She taught me to pray, to give selflessly, and to love people regardless of who they are or what they have done.

One thing I hate is seeing my mum cry. I remember one time, she came to my school, we had an argument, and my mum started crying. I could not help but cry as well.

My mum is also one of the strongest women I know. Strong and soft. Two attributes I took from her. It was so painful seeing her go through about 4 to 5 years of pain after the accident she had while going to work.

Sometimes, I blame myself for the accident because I should have gone to her lab ahead of her. I usually tell myself that maybe if I had left the house early, she would not have had to rush to the office to meet with a patient on a bike, hence the accident.

When my dad called to tell me about the accident, I was speechless. I just could not believe it. I cried when I saw her in the hospital after her first surgery.

I remember praying for her after a program we had at fellowship, for a miracle that she would start walking immediately. As I prayed for her, I cried and she cried, but she did not start walking there and then. I was so pained that everything I had learned from the fellowship program did not work.

One more thing that my mum had in common with my dad was her passion for maintaining relationships. I have benefitted hugely from the relationships that my parents have built and maintained over the years. And it is one lesson I am carrying with me for the rest of my life.

And then there are the two siblings. Lol.

I and my brother definitely have the weirdest relationship in our family. I always felt (still do) that my mum preferred my brother to me and learning about the story of Esau and Jacob did not even help matters at all. Like Jacob, my brother is the homely guy, usually in the kitchen with my mum and seemed to have a better relationship with her than me. As you may have guessed, I felt like Esau in the family.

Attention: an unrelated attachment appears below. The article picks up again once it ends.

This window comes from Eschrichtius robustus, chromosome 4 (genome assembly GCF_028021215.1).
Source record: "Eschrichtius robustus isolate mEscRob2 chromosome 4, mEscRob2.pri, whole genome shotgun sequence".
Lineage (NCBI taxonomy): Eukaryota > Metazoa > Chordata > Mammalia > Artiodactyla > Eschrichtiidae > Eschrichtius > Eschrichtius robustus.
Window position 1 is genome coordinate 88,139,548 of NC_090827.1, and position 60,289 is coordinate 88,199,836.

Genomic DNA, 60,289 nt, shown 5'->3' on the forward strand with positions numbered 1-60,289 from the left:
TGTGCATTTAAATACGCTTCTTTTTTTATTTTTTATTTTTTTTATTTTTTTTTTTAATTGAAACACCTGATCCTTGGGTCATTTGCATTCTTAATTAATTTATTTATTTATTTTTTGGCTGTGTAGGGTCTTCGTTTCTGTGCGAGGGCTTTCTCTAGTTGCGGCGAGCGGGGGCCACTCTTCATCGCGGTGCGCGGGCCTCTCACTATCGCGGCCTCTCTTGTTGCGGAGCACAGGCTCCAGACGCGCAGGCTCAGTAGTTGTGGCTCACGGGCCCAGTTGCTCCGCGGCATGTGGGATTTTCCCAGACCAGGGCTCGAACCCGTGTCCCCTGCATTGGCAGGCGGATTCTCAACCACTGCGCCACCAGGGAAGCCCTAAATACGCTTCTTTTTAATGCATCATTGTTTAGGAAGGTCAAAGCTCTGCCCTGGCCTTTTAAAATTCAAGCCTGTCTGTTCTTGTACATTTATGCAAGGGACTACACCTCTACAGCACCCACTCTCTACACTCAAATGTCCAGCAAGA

This definitely did not give both of us a good start in our relationship. My jealousy also led to competition with him, which usually got physical. One that I can remember clearly is playing the drums in church. We would literally get into a physical fight to get to the drum first.

Over time, I think our relationship has just been based on mutual respect. On my part, I tend to be quite careful of what I say to him, trying as much as possible to avoid a disagreement. I guess my understanding has been that as long as there is no disagreement, we would be fine. However, I would still like a closer relationship with my brother. Of course, I am making efforts, and even though it seems it is not enough, I believe that it would happen.

Beyond our indifferent relationship, my brother is an amazing guy. He picked up the resilience and resourcefulness of my dad, as well as the relationship-building skills from both my parents. I do marvel at how he does these comfortably. He is amazing with kids, no matter how many times he beats them, they still want to be around him.

And then my beautiful sister. It is fair to say that we were not close at some point. As a matter of fact, I remember when she actually said in front of people that I relate more with outsiders than her. I think this was on one of my birthdays. That hurt me real deep. But we are in a much better place now.

I think we are alike in a lot of ways, except that she is more extroverted than I am. She is both resourceful and soft-hearted. And she is one of the very few ladies that can get me to take a picture. I am really proud of how much she has grown, especially in recent years. Her love for God and people is so obvious. She would definitely do well in ministry (I hope she sees this).

Oh well, I really thought I was going to write more about myself and what 28 years have taught me. But I can see that the past 28 years of my life have been a constant reminder of the importance of family and how we are truly shaped by the constant presence and input of the people closest to us without realising it.

In all, what I am most grateful for is FAMILY. And it is my desire and prayer to raise one even better. In 2 years I would be 30. The road to 30 looks quite scary, but I am also looking forward to it. I do plan to document this journey and share it with you. Well, not all of you, just those it is meant for.

What do you think?

Written by Temitope

Temitope Durotoye is a Hope and Self Discovery Advocate. He is proudly African and loves to see young Africans be the best versions of themselves.